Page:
> > > Only the graphical expert installation oversteps that installation step
> > > successively.
> > >
> > > 3. This is quite an old bug, and I really wonder why noone complained
> > > mentioning this one:
> > >
> > > It is impossible to set up a server / router with this installer
> > > containing more than one NIC, no matter if you chose graphical or
> > > non-graphical installer:
> > >
> > > In my personal example eth0 is connected to a highspeed modem. That's
> > > why I chose automatic DHCP configuration for the first NIC.
> > > Eth1 is configured staticallly by my own choice, that means DHCP with
> > > fixed addresses for the server and the workstations.
> > >
> > > The installer is incapable to handle more than one NIC, which is a
> > > mess! For my personal usage that means that I am forced to completely
> > > ignore the second NIC during the installation process. When
> > > installation is complete I am forced to reconfigure the whole network
> > > part of my server / router manually, i. e. using an ordinary editor.
> > > This state is quite insufficient and thus unacceptable.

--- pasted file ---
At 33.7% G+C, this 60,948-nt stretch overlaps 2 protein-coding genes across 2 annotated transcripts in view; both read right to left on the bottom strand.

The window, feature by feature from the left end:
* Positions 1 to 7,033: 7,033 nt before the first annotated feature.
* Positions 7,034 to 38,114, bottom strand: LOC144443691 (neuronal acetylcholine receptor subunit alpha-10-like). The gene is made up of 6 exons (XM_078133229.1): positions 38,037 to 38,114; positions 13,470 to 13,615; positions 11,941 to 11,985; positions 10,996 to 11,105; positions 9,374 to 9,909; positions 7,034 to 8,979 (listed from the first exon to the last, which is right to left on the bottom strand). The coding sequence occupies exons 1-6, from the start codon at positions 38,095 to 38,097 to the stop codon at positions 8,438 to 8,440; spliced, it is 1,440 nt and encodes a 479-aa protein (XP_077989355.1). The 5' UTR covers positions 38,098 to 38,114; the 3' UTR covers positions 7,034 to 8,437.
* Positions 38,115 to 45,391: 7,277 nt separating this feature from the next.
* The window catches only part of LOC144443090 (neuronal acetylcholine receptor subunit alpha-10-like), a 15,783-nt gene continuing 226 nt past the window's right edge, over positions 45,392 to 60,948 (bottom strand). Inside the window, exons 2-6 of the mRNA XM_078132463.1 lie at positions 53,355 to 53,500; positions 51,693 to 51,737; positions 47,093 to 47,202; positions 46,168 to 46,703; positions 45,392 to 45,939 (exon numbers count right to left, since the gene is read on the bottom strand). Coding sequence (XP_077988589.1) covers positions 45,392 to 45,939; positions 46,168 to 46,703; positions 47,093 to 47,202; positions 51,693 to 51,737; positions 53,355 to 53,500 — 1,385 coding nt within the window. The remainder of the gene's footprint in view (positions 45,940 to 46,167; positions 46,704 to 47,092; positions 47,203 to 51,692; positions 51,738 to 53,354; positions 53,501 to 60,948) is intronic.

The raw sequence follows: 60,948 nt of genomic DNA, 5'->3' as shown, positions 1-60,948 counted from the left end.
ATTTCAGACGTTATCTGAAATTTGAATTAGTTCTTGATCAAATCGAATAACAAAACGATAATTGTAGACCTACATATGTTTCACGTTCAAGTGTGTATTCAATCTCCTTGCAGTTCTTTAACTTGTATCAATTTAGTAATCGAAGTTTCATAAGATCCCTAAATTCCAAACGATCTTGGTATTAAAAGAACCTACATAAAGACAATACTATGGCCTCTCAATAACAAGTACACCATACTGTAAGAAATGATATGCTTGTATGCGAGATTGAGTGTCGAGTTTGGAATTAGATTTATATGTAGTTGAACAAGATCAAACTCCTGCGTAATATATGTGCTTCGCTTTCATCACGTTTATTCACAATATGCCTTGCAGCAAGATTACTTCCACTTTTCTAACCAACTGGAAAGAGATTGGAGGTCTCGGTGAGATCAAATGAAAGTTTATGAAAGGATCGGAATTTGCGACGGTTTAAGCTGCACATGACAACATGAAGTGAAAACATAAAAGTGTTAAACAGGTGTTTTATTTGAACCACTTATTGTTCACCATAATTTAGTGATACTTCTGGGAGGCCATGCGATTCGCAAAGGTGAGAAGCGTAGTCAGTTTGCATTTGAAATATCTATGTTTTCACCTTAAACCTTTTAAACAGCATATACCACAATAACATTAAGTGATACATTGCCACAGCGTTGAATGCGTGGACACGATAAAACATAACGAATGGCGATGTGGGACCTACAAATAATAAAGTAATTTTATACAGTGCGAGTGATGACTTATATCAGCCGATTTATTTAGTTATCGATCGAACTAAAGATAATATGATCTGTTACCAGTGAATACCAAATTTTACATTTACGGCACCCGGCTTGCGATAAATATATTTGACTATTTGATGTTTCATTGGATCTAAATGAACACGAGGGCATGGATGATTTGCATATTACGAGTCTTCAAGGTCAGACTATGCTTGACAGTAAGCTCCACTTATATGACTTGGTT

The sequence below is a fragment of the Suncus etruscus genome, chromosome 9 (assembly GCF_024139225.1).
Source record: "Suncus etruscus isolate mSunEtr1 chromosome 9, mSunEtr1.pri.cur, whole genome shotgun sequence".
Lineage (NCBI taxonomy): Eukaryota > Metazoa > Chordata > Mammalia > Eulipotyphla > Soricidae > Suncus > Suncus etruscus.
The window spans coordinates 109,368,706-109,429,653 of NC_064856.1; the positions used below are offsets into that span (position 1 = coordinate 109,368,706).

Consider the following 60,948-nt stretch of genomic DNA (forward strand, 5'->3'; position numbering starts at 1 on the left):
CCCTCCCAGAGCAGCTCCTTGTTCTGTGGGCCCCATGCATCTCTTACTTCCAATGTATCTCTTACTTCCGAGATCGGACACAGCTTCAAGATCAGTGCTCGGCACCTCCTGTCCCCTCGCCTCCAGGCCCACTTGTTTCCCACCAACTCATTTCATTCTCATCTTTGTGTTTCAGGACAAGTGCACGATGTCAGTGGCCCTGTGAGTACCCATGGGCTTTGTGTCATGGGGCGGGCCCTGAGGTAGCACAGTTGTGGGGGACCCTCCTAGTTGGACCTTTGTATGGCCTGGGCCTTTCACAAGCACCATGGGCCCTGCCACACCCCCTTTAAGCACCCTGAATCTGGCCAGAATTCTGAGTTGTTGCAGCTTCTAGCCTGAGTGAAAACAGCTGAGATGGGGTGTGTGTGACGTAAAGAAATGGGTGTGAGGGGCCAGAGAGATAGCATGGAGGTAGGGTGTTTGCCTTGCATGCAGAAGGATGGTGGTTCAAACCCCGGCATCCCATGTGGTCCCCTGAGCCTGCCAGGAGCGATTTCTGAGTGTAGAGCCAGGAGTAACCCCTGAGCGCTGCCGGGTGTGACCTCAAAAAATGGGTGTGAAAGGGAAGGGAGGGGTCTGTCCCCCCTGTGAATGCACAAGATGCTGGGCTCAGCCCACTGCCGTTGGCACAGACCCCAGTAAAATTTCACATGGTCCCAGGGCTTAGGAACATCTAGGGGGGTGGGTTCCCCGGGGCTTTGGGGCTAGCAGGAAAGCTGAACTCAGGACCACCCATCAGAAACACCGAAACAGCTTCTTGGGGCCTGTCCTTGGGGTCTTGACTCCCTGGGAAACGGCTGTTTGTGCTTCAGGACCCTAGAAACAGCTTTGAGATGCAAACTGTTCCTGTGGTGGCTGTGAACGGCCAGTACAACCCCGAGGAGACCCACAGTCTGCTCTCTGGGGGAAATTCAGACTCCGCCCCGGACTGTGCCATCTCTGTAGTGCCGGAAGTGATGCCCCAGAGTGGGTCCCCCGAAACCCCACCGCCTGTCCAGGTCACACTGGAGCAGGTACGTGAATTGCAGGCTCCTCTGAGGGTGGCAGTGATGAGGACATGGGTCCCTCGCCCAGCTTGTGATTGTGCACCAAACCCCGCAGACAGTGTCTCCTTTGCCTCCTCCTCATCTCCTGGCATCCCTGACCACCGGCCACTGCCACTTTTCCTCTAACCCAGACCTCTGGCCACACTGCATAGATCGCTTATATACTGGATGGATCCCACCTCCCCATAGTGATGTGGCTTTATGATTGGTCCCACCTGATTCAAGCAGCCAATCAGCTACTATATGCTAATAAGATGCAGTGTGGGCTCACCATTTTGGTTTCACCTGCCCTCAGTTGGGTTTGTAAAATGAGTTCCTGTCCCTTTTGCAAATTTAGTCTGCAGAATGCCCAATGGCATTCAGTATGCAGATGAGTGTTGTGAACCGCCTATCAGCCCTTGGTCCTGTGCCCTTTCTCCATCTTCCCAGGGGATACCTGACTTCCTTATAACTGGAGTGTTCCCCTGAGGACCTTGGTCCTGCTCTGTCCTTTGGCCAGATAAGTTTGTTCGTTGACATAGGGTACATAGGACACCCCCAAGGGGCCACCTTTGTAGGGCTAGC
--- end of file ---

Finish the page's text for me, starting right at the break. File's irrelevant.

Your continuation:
> > This is by design, in order to keep the installer simple to use and
> > not confusing to less experienced users. So, by design, the only
> > configured interface is the one that's used for the installation of
> > the machine.
> > Users who want to configure more than one interface are indeed
> > expected to be able to do it after the install, by the usual methods.
> > We really don't want to have *any* owner of a modern laptop (that has
> > two NICs) to be prompted for the setting of his|her two interfaces.
> I cannot share that point of view:
> My position:
> Your point of view is fully OK for a standard install, no matter if
> console- based or graphical, adressing rookies and beginners.
> My point of view should fit for experienced users using the expert install,
> no matter if graphical or console based.
> But simplification in any case, and thus disregarding the different
> installer levels with their different sophistication is a point of view or
> guide line that I cannot and will not share at all...
> > > An additional menu point to adjust /etc/apt/sources.list to one's own
> > > personal needs would be very helpful as a part of such an installer.